Thursday, May 22, 2008

The Fed’s Rate Cuts May Not Affect Mortgage Rates

Federal interest rates are not directly tied to mortgage markets, therefore have no direct affect on mortgage interest rates. This seems to be one of the biggest misconceptions in the mortgage industry. When the Fed raises or lowers interest rates, the interest rate you are quoted from your lender or mortgage broker may not coincide with this rate.

The main driver of mortgage interest rates are the bond market, more specifically Mortgage Backed Securities. When the demand is high for these bonds, interest rates go up; conversely when the demand is low and the supply is high, the interest rate on a new mortgage will decrease in order to stimulate demand. This is an oversimplification of mortgage rates, but it should help to disseminate the myth that the mortgage market will follow the ups and downs when the Fed changes the rate. Here is an article that discusses this topic in greater detail (

If you are in the market for a refinance in the coming year (2008 into 2009), you probably should not wait to do so. If you have 30% or less equity in your house right now and you need to refinance for any reason (especially if you are in an ARM), you will want to act quickly because at least 50% of applicants in today's mortgage market are running into issues when they have an appraisal done on their property. They find rather suddenly that they have lost as much as 20% (sometimes more) of their equity due to the down real estate market and increasing foreclosures occurring nationwide. The simple fact is that if one of your neighbors fall into foreclosure tomorrow, you may not be able to refinance out of your ARM (Adjustable Rate Mortgage) because you now owe more than your house is worth. This is happening more often then most people realize.

You could go to websites like Zillow ( or Cyberhomes ( to get an idea of the current value in your area. These websites are not exact, and occasionally they can be pretty far off if the property is not considered to be the norm for the area. However, they are a valuable tool to use to get an estimate based on comparable properties in the area. They also show the moving average for home prices and the amount that your property has increased or decreased in the previous two months, seven months, and one year intervals, and since the last sale. Additionally, you could contact an appraiser or Realtor in your area to find out what affects if any, foreclosures are having on your particular real estate market. Realtors and appraiser will usually provide this information free of charge, if you are just looking for general information.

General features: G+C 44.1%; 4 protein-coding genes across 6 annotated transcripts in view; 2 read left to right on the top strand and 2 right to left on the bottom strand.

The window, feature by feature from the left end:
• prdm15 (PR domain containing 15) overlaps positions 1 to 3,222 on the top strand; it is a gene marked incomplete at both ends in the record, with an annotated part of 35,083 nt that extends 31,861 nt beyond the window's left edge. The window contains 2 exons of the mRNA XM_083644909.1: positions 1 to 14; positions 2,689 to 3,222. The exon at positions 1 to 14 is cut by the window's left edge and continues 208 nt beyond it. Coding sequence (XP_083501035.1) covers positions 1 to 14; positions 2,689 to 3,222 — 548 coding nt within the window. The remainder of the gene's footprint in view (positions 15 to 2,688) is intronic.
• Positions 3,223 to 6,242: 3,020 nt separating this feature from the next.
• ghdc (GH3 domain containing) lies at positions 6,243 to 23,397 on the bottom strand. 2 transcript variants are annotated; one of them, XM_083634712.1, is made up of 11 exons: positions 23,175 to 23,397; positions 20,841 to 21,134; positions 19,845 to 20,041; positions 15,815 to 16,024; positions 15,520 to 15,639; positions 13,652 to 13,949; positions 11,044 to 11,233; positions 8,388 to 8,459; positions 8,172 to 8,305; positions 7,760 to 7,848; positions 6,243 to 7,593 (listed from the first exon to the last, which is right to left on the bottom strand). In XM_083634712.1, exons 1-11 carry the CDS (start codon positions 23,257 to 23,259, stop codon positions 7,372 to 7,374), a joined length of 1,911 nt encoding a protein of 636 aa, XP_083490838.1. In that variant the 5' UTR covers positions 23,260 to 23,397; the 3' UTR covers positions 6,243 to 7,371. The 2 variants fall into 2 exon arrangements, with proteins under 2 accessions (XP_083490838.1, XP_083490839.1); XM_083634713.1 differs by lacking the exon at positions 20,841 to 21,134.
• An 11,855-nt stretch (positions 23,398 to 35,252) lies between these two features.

If you are looking for them to name an exact figure for your property, you will need to pay for an appraisal which usually runs between $300-400. If you have no immediate need to refinance, now might still be a good time because interest rates are at six year lows and are not predicted to go below 5.5% par again (30 year fixed rate) for some time. Contact your mortgage lender or broker for details on the current rates, as these rates change daily and have proven somewhat volatile in recent times. This article is simply a word of caution in today's current real estate market. The coming years will probably balance out, and real estate will begin to increase in value again. For the time being it is suggested that you use caution and move quickly if your current equity raises concern for whether or not you will be able to refinance.


Elizabeth said...

Very, very interesting. We are in the market for a house, and this is most definitely helpful info!

Foreclosure said...


Your blog is informative!Thanks for the wonderful info.....

Anonymous said...

the article seems to be interesting but it would be great if you could go in details.